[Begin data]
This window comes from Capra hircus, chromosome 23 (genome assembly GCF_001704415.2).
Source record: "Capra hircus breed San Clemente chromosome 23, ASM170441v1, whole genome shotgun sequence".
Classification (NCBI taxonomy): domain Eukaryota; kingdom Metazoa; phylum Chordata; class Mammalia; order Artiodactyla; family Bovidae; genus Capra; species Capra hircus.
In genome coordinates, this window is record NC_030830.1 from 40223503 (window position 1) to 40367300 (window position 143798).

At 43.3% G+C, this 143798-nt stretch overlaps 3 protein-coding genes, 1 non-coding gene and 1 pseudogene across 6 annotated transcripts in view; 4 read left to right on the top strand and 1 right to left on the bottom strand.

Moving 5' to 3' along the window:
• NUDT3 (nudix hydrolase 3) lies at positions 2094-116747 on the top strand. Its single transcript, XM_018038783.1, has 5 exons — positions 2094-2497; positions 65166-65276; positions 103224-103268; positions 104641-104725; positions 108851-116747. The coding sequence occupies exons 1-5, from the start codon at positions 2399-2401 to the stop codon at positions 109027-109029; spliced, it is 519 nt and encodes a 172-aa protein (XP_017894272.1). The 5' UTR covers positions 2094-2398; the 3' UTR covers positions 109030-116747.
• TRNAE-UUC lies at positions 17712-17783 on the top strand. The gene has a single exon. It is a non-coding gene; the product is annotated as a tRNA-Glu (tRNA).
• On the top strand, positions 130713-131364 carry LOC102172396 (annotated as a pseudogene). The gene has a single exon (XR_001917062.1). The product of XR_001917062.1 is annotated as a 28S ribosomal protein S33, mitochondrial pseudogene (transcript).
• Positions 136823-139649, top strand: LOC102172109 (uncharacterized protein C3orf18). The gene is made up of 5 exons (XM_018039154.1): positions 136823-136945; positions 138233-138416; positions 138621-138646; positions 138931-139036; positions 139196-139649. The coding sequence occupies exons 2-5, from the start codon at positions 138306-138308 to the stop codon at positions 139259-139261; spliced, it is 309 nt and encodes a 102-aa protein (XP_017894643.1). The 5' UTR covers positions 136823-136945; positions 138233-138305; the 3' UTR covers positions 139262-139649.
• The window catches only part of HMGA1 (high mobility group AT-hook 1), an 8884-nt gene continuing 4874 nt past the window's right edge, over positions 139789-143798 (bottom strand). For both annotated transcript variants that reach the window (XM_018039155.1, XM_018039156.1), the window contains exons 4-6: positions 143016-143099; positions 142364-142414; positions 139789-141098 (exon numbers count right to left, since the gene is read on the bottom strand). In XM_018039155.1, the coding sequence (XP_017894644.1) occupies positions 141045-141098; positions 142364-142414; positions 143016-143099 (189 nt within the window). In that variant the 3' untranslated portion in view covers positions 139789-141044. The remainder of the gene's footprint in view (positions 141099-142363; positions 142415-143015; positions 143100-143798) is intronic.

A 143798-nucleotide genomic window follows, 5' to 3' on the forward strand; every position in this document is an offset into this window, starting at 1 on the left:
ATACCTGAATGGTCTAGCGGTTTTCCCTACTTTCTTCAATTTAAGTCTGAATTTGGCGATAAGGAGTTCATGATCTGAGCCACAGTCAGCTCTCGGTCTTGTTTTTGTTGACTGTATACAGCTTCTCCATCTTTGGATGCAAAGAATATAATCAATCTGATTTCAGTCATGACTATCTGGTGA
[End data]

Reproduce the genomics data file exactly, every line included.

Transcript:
This window comes from Capra hircus, chromosome 23 (genome assembly GCF_001704415.2).
Source record: "Capra hircus breed San Clemente chromosome 23, ASM170441v1, whole genome shotgun sequence".
Classification (NCBI taxonomy): domain Eukaryota; kingdom Metazoa; phylum Chordata; class Mammalia; order Artiodactyla; family Bovidae; genus Capra; species Capra hircus.
In genome coordinates, this window is record NC_030830.1 from 40223503 (window position 1) to 40367300 (window position 143798).

At 43.3% G+C, this 143798-nt stretch overlaps 3 protein-coding genes, 1 non-coding gene and 1 pseudogene across 6 annotated transcripts in view; 4 read left to right on the top strand and 1 right to left on the bottom strand.

Moving 5' to 3' along the window:
• NUDT3 (nudix hydrolase 3) lies at positions 2094-116747 on the top strand. Its single transcript, XM_018038783.1, has 5 exons — positions 2094-2497; positions 65166-65276; positions 103224-103268; positions 104641-104725; positions 108851-116747. The coding sequence occupies exons 1-5, from the start codon at positions 2399-2401 to the stop codon at positions 109027-109029; spliced, it is 519 nt and encodes a 172-aa protein (XP_017894272.1). The 5' UTR covers positions 2094-2398; the 3' UTR covers positions 109030-116747.
• TRNAE-UUC lies at positions 17712-17783 on the top strand. The gene has a single exon. It is a non-coding gene; the product is annotated as a tRNA-Glu (tRNA).
• On the top strand, positions 130713-131364 carry LOC102172396 (annotated as a pseudogene). The gene has a single exon (XR_001917062.1). The product of XR_001917062.1 is annotated as a 28S ribosomal protein S33, mitochondrial pseudogene (transcript).
• Positions 136823-139649, top strand: LOC102172109 (uncharacterized protein C3orf18). The gene is made up of 5 exons (XM_018039154.1): positions 136823-136945; positions 138233-138416; positions 138621-138646; positions 138931-139036; positions 139196-139649. The coding sequence occupies exons 2-5, from the start codon at positions 138306-138308 to the stop codon at positions 139259-139261; spliced, it is 309 nt and encodes a 102-aa protein (XP_017894643.1). The 5' UTR covers positions 136823-136945; positions 138233-138305; the 3' UTR covers positions 139262-139649.
• The window catches only part of HMGA1 (high mobility group AT-hook 1), an 8884-nt gene continuing 4874 nt past the window's right edge, over positions 139789-143798 (bottom strand). For both annotated transcript variants that reach the window (XM_018039155.1, XM_018039156.1), the window contains exons 4-6: positions 143016-143099; positions 142364-142414; positions 139789-141098 (exon numbers count right to left, since the gene is read on the bottom strand). In XM_018039155.1, the coding sequence (XP_017894644.1) occupies positions 141045-141098; positions 142364-142414; positions 143016-143099 (189 nt within the window). In that variant the 3' untranslated portion in view covers positions 139789-141044. The remainder of the gene's footprint in view (positions 141099-142363; positions 142415-143015; positions 143100-143798) is intronic.

A 143798-nucleotide genomic window follows, 5' to 3' on the forward strand; every position in this document is an offset into this window, starting at 1 on the left:
ATACCTGAATGGTCTAGCGGTTTTCCCTACTTTCTTCAATTTAAGTCTGAATTTGGCGATAAGGAGTTCATGATCTGAGCCACAGTCAGCTCTCGGTCTTGTTTTTGTTGACTGTATACAGCTTCTCCATCTTTGGATGCAAAGAATATAATCAATCTGATTTCAGTCATGACTATCTGGTGA